Utah's 1989 Legislature ended its 45-day session this week in very cautious fashion, upholding its conservative image in finances and social issues and - with two important exceptions - giving Gov. Norm Bangerter what he had asked for in his budget message.
While there were the usual struggles over where and what to spend and whether to bond, the session was described by some as "smooth."This relative quiet was due to the fact that lawmakers did not raise taxes but had enough money from natural growth of the economy - about $100 million - to support vital increases in education and salaries.
Despite the lack of confrontation and high drama, the final $2.93 billion budget - only 2 percent higher than the current budget - left a lot of people unhappy.
Many agencies, particularly in social services, felt that "urgent" programs were neglected. State workers, judges, teachers, and college professors got raises, but given the lack of pay hikes in recent years, most raises were minimal at best and hardly kept pace with one year's inflation and higher insurance rates.
Yet there are taxpayers who are sure to complain since two of the governor's proposals - a $19 million tax reduction and a freeze on property taxes - failed to gain approval.
However, the $19 million earmarked in the governor's budget was not spent and simply was set aside in a rainy day fund.
Over the objections of some lawmakers, who wanted to use the unspent funds for capital projects, a $52 million bonding bill was approved to finance 19 projects.
Unresolved questions such as cutting or eliminating the sales tax on food or giving more credit on state tax forms for federal income tax paid need to be addressed in the near future. Both issues have much merit and should be pursued as rapidly as state revenues will allow.
But lawmakers did take some tax relief action. A bill expanding "circuit breaker" property tax credits for the elderly was approved. And a serious and far-reaching measure to prevent the state budget from growing faster than the rate of inflation and the state population was passed - and made retroactive to Jan. 1. As a result, the budget for fiscal 1989-90 bumped against this ceiling and had to be trimmed by $3 million.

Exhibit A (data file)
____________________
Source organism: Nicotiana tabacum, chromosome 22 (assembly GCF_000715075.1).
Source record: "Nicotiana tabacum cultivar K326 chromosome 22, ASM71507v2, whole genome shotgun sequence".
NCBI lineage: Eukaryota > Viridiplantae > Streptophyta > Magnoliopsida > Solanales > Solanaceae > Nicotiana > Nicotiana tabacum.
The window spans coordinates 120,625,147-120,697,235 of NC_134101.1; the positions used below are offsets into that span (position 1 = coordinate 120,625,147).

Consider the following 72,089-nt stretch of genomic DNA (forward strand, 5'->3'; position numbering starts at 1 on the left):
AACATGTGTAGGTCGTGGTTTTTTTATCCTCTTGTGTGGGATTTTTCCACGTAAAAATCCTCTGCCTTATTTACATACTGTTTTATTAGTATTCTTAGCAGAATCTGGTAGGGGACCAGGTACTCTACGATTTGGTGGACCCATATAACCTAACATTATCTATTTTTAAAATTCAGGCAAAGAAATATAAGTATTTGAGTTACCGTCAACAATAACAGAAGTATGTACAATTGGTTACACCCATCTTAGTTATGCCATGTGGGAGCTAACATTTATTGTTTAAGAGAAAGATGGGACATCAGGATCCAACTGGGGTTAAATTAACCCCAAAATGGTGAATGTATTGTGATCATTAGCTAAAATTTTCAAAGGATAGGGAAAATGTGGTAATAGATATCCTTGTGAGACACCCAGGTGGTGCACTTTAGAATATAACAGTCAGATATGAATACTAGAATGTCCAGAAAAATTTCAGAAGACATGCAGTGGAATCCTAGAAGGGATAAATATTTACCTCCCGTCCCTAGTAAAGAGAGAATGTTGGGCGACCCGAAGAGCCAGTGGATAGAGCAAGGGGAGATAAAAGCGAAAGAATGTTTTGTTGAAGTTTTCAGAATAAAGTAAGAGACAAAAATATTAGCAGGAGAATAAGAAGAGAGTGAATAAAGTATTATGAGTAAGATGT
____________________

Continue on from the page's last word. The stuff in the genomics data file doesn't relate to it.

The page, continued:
That law linking spending and growth undoubtedly will become a significant and restrictive factor in budget deliberations in years ahead.
Despite the tight budget, the Legislature did look ahead to the future, allowing the Salt Lake Redevelopment Agency to help fund lands purchases for a new arena for the Utah Jazz, and designating 1/64th of a cent in sales tax - about $4 million a year - to go into a fund to build facilities for the Winter Olympics bid for 1998.
Among the more emotional issues handled by the Legislature were decisions to prohibit surrogate parenthood contracts; to establish new child support guidelines and to outlaw smoking in schools, increase penalties for selling cigarettes to minors, and ban cigarette vending machines in places where adolescents have routine access. The challenge now is to vigorously enforce these new smoking laws to prevent youngsters from taking up the tobacco habit and endangering their health.
Among proposals that died for lack of action were bills allowing consumption of alcohol on chartered buses and limousines; designating English as an official language and closing public meetings when economic development was being discussed by officials.
As in any legislative gathering, there were things to criticize. But all in all, it was a productive session; most legislators were hard-working and effective. Utahns were generally well served by their efforts.